There are times when I know that my daughters are reading this blog. There are other times that they probably aren’t. (Do they really want to hear their dad talk more?) Regardless, I have to admit that I often write these words thinking about their reaction. Sometimes having them in mind seems to help me be more clear and to the point.
I want to tell you what I have been trying to give our children. Rearing children has been a great experience but it has been a discipline. To rear children has brought smiles, laughter, tears, and lots of other emotion.
Like so many of you who are parents, I have tried to be intentional about being a father to our two daughters. I have also tried to be intentional about my life and role as a minister. I find that some of the very qualities that are important to me as a father are also important to me as I serve a church.
1. I want to be a dad who does not serve with an inflated ego. I have never wanted our family to revolve around my wants, my preferences, my emotions, etc. I do not want my children to think that their concerns are trivial compared to mine.
Likewise, I want to be a minister who does not serve with an inflated ego and a heightened sense of self-importance. Nothing is sadder than a minister who communicates to the church that his ego must be constantly massaged and stroked.
2. I want to be a dad who is becoming Christ-like. I sincerely want to be engaged in the process of becoming more and more like Jesus. I want my children to know that my heart’s desire is to be maturing in Jesus. As a human being, I will fumble and be inconsistent. Yet, I want my daily intent to be that of growing as a Christ-like man.
As a minister, I want to be Christ-like. This is at the heart of Christian ministry as we live out of the over-flow of our relationship with him. A minister may be weak in some skills. This person may need to improve in this or that. The absolute non-negotiable for Christian ministry, however, is that this must be a person who is serious about being a Christ-follower.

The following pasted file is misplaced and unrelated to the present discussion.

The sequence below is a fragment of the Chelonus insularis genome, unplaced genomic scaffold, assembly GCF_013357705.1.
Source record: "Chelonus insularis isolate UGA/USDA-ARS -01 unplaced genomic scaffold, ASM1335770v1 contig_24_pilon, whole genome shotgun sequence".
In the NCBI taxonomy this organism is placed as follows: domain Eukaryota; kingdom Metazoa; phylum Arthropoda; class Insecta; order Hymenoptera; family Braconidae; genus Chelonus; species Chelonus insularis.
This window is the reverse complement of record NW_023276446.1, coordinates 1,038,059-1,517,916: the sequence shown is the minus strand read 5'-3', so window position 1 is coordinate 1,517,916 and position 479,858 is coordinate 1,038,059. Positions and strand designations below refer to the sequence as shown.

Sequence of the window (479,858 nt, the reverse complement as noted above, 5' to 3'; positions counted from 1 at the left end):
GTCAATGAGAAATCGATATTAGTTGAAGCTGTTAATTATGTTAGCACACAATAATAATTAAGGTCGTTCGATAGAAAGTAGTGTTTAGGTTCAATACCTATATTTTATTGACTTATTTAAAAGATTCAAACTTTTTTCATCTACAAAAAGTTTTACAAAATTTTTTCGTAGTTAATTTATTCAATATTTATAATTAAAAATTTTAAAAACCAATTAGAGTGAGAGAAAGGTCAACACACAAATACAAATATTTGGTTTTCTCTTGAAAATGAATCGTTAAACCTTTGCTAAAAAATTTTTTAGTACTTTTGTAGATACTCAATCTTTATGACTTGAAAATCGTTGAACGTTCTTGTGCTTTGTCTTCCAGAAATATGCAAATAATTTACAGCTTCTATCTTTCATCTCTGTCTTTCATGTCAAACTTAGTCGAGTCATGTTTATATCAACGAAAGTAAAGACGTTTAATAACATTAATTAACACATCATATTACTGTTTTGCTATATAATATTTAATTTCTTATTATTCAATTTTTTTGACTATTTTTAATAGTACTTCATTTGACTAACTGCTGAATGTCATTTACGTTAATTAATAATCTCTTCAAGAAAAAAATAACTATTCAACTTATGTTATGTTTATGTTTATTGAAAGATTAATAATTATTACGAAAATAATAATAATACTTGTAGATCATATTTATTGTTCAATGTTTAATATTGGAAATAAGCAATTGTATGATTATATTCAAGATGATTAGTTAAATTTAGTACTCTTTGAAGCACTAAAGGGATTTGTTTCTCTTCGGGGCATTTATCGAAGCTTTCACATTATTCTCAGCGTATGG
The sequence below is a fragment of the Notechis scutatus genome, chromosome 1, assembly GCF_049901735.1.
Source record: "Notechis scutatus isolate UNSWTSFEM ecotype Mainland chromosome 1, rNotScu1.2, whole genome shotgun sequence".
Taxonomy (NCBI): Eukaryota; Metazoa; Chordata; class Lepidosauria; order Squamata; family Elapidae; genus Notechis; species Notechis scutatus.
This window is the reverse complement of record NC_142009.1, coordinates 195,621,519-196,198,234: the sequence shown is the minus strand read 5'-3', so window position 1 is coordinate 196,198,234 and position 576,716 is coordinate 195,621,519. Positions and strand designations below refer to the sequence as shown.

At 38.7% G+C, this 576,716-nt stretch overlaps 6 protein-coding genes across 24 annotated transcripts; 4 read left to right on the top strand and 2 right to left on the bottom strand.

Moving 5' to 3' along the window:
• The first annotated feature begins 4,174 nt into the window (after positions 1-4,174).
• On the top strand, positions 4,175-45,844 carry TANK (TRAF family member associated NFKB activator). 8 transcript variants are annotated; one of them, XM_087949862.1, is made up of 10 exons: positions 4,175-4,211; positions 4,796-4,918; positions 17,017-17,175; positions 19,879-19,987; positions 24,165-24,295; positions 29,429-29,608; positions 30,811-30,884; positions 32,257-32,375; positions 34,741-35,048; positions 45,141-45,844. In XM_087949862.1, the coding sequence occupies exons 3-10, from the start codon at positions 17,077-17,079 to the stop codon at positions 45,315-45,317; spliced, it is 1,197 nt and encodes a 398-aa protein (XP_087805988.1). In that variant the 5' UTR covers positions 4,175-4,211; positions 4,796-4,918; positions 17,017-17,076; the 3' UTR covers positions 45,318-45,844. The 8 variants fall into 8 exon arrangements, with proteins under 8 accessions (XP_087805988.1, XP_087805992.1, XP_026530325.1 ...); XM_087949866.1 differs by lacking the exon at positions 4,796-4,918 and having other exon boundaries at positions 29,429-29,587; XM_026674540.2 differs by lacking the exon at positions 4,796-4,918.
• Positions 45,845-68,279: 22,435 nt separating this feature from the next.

3. I want to be a dad who is willing to address "what lies beneath" in my own life.
- Do my children experience my constant anger?
- Do my children have a father who will not recognize his own insecurities?
- Do they have a dad who just doesn’t admit it when he is wrong?
- Do they experience distance and disconnection that is a spin-off of his own hurts and wounds from his past?
As a minister, I need to be asking some of these same questions. What are people experiencing with me? What is happening with me emotionally and how is that impacting others?
4. I want to be a dad who is first a healthy, godly human being. Being a dad is not about buying my children everything imaginable. Being a good dad is not about seeing to it that they experience what I never got to experience. Being a great dad is about first being a good man who has a healthy, godly way of "being."
I want to be a minister who is first a healthy, godly human being. Too many ministers are focused on being managers, caretakers, church builders, etc. (Yes, the work may require some of these.) The focus, however, is not on what I need to do but who I am and how I am relating to and loving the church and community. The following questions might be worth some reflection:
- Do I handle my emotions in a way that reflect my own maturity or my immaturity?
- Do I have healthy relationships with my family and church through the ups and downs of life? Or, do I seek emotional shortcuts through pornography, or emotional/physical affairs?
- Do I love people enough to give people room to think, love, and relate to others? Or, do I seek to manipulate others out of my own neediness?
What are other critical keys to being a parent (or minister) besides the ones I’ve mentioned?